Thursday, February 03, 2005

Internet Access In China/Electronics A Go Go

I was starting to stress a little about being able to get my laptop on the Internet while I was in China. Turns out my employer's dial-up provider doesn't have any local access numbers in China.

But it seems that I needed have worried. It looks like Beijing and Guangzhou are infested with Starbucks, which if I can believe this site, China Pulse WiFi Search, all have WiFi access, as do a number of hotels (although not our hotel in Beijing as far as I can tell). So not to worry.

I'd worried because I've set up my laptop to be a portable digital video editing station and I want to be able to post here conveniently [we can post from any Internet-connected PC or mobile phone but it's always nicer to use your own computer].

In preparation for the trip I gathered up all the electronics that we will need to bring. It's an astonishgly large collection of stuff, taking about 1/2 a cubic foot when organized as a dense pile. The inventory, not including the laptop itself, includes:

  • Video camera, plus:

    • Compact case for video camera (holds up to 4 spare tape cartidges and/or spare battery

    • Power supply for video camera

    • Video-camera-to-computer cable

    • Spare battery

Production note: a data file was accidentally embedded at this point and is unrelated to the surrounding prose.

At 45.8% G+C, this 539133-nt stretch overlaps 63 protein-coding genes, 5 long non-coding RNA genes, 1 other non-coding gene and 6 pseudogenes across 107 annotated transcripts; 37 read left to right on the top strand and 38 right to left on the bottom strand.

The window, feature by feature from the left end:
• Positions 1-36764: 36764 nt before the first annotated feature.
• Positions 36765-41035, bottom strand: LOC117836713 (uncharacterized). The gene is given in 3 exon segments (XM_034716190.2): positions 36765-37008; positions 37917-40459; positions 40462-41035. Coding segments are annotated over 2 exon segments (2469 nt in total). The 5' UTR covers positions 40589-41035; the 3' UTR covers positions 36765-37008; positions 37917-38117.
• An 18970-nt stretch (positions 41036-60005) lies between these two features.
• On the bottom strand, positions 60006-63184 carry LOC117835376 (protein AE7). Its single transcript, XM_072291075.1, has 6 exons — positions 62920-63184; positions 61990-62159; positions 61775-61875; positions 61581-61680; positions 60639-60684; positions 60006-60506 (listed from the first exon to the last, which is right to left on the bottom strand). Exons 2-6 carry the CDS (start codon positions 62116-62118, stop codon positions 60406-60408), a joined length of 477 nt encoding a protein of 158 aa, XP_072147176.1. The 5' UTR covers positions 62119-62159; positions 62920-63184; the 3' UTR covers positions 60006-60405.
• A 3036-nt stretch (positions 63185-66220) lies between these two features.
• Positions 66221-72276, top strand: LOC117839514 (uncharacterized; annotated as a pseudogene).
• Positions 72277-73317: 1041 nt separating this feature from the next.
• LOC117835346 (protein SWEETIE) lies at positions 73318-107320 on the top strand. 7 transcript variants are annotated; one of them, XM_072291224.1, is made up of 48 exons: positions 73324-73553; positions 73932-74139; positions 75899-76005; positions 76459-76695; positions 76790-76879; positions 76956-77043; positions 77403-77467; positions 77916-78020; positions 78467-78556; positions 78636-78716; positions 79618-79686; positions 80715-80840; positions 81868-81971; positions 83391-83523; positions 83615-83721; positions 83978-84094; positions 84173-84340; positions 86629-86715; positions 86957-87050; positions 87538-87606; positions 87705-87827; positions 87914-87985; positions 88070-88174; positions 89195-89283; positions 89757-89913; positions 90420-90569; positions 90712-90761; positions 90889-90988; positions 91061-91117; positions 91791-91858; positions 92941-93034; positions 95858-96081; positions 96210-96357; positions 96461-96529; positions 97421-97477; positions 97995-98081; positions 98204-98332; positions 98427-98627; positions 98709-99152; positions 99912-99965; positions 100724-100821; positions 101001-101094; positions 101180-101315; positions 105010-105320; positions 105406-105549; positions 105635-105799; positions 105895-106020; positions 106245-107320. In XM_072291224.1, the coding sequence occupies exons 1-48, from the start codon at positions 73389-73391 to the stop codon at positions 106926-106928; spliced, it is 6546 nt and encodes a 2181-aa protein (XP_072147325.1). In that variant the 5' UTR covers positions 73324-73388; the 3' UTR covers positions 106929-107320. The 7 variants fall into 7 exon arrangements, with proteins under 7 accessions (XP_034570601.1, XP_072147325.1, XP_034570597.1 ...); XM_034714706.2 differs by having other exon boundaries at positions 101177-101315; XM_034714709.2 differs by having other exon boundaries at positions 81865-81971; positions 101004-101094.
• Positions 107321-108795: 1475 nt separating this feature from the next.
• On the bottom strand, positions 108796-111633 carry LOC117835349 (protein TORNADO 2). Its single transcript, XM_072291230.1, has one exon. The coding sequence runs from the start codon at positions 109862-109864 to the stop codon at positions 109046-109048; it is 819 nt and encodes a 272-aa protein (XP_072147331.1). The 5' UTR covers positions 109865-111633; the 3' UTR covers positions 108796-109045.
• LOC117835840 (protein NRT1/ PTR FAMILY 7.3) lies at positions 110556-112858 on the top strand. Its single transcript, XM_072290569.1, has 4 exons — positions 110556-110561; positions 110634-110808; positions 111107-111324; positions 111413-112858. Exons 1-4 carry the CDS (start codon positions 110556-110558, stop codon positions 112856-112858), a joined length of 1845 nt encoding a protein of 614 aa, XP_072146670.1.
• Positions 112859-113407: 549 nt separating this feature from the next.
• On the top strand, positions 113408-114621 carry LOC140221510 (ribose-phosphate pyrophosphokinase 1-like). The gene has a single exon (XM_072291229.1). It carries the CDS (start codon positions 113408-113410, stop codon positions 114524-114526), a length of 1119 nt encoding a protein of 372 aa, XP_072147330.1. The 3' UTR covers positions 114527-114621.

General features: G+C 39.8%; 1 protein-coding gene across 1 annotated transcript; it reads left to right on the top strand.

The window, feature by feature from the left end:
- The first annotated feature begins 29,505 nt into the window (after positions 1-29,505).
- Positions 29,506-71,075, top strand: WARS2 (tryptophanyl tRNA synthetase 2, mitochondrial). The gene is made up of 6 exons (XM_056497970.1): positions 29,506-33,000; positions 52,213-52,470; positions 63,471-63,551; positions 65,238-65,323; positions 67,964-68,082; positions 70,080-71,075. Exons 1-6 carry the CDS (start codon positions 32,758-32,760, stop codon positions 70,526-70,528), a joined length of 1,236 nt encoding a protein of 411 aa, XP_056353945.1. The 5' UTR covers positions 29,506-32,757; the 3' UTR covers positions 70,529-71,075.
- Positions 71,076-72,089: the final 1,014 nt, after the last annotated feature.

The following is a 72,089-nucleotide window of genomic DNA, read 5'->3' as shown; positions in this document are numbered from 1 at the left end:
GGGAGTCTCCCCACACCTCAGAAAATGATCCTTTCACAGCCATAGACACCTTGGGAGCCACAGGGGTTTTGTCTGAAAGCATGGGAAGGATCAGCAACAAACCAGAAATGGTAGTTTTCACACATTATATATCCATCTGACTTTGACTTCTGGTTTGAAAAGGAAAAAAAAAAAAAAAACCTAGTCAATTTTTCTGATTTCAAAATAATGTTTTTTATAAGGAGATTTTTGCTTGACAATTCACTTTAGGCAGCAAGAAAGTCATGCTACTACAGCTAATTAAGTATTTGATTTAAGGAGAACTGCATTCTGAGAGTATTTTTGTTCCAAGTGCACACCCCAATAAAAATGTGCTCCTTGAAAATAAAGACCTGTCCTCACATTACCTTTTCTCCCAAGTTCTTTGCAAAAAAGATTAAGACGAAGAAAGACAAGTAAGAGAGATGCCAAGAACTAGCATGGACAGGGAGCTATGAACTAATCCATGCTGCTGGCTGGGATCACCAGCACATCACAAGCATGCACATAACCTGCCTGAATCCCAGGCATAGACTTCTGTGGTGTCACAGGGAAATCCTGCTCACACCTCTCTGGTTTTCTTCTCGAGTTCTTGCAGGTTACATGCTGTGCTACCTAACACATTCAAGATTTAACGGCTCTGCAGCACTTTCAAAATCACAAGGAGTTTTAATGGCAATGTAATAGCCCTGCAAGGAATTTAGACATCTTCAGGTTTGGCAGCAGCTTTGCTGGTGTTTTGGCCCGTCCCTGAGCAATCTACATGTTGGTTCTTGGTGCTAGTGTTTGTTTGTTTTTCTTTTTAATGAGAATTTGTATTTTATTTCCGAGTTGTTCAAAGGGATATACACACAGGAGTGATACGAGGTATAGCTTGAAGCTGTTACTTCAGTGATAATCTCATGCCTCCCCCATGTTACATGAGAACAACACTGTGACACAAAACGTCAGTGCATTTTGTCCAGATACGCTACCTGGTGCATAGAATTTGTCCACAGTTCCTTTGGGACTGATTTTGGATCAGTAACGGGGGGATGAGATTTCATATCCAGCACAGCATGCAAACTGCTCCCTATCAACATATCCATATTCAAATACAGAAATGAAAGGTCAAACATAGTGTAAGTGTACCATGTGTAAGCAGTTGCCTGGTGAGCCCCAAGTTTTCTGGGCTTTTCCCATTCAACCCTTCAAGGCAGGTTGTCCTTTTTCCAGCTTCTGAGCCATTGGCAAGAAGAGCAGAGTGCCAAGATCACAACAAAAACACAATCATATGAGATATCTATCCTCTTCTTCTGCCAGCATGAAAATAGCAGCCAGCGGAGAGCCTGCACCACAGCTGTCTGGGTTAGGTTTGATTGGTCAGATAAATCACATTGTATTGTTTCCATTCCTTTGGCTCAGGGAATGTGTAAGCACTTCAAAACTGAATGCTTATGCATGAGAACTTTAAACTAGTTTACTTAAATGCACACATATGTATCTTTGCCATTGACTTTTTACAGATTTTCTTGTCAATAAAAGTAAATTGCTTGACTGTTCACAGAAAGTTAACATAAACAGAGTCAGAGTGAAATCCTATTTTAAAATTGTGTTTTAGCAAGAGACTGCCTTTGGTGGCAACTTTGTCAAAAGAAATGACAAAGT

• 10 video tapes (mini-DV)

    • English-language portion of video camera manual

  • External 200GB hard drive (for backup video storage), plus:

    • Power supply for hard drive

    • Drive-to-laptop cable

  • Julie's digital camera (in compact belt-clip case), plus:

    • Power supply/docking station for camera

    • Digital card reader and cable for camera (also used with Eliot's personal MP3 player and digital card in video camera) for transfering photos to laptop.

  • Eliot's digital camera (in compact belt-clip case), plus:

    • Battery charger for camera

    • Digital card reader and cable for camera (different card type than for Julie's camera)

    • Extra memory cards

  • Additional laptop items (beyond laptop, extra battery, CD-ROM drive, and power supply, which are standard travel items):

    • PC-Card FireWire adapter for connecting video camera and external hard drive to laptop

    • Extra USB cable (just in case)

    • Supply of blank writeable CDs

  • Spare mobile phone (non-Nokia brand), plus:

    • Charger for mobile phone

  • Charger for Nokia mobile phones

  • 220-to-100 voltage adapter

  • Handfull of Chinese-to-American plug adapters

  • Cheap webcam for laptop (just for grins). Enables real-time video chatting through NetMeeting or some AIM clients.

On the laptop itself I have installed the Pinnacle Studio 9 video capture and editing software, which we can use to offload video from tape to disk and do any video editing we want to do on site.

It will probably be impractical to back up the video to a remote server for the simple reason that raw video takes about 1 gigabyte for every minute of video.

It's actually pretty amazing how much you can do with a mid-priced video camera and a 100 dollar piece of software. It's not quite professional quality, of course, but it's pretty darn close and incredibly easy to do. I had no idea.

Now I just need to find a way to serve the resulting video with the ease we can share photos on Ofoto....


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